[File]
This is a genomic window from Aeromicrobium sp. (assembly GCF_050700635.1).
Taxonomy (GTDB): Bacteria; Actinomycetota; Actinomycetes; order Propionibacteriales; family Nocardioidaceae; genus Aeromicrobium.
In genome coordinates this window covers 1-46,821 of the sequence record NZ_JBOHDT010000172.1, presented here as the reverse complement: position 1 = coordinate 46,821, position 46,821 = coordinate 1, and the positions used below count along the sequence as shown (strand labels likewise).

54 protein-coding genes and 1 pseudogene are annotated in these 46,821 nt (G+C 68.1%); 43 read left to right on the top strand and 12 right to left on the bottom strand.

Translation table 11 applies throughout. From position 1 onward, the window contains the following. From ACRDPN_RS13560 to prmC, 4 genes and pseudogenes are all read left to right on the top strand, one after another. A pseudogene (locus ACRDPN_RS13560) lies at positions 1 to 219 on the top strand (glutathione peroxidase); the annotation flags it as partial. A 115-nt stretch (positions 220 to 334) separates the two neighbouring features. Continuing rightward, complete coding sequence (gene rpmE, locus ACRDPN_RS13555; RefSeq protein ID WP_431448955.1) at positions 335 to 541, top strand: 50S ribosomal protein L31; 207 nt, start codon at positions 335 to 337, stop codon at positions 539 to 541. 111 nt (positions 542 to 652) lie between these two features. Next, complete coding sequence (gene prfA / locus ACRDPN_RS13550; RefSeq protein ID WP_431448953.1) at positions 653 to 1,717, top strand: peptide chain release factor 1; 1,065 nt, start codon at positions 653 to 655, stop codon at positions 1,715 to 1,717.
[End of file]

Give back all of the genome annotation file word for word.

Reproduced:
This is a genomic window from Aeromicrobium sp. (assembly GCF_050700635.1).
Taxonomy (GTDB): Bacteria; Actinomycetota; Actinomycetes; order Propionibacteriales; family Nocardioidaceae; genus Aeromicrobium.
In genome coordinates this window covers 1-46,821 of the sequence record NZ_JBOHDT010000172.1, presented here as the reverse complement: position 1 = coordinate 46,821, position 46,821 = coordinate 1, and the positions used below count along the sequence as shown (strand labels likewise).

54 protein-coding genes and 1 pseudogene are annotated in these 46,821 nt (G+C 68.1%); 43 read left to right on the top strand and 12 right to left on the bottom strand.

Translation table 11 applies throughout. From position 1 onward, the window contains the following. From ACRDPN_RS13560 to prmC, 4 genes and pseudogenes are all read left to right on the top strand, one after another. A pseudogene (locus ACRDPN_RS13560) lies at positions 1 to 219 on the top strand (glutathione peroxidase); the annotation flags it as partial. A 115-nt stretch (positions 220 to 334) separates the two neighbouring features. Continuing rightward, complete coding sequence (gene rpmE, locus ACRDPN_RS13555; RefSeq protein ID WP_431448955.1) at positions 335 to 541, top strand: 50S ribosomal protein L31; 207 nt, start codon at positions 335 to 337, stop codon at positions 539 to 541. 111 nt (positions 542 to 652) lie between these two features. Next, complete coding sequence (gene prfA / locus ACRDPN_RS13550; RefSeq protein ID WP_431448953.1) at positions 653 to 1,717, top strand: peptide chain release factor 1; 1,065 nt, start codon at positions 653 to 655, stop codon at positions 1,715 to 1,717.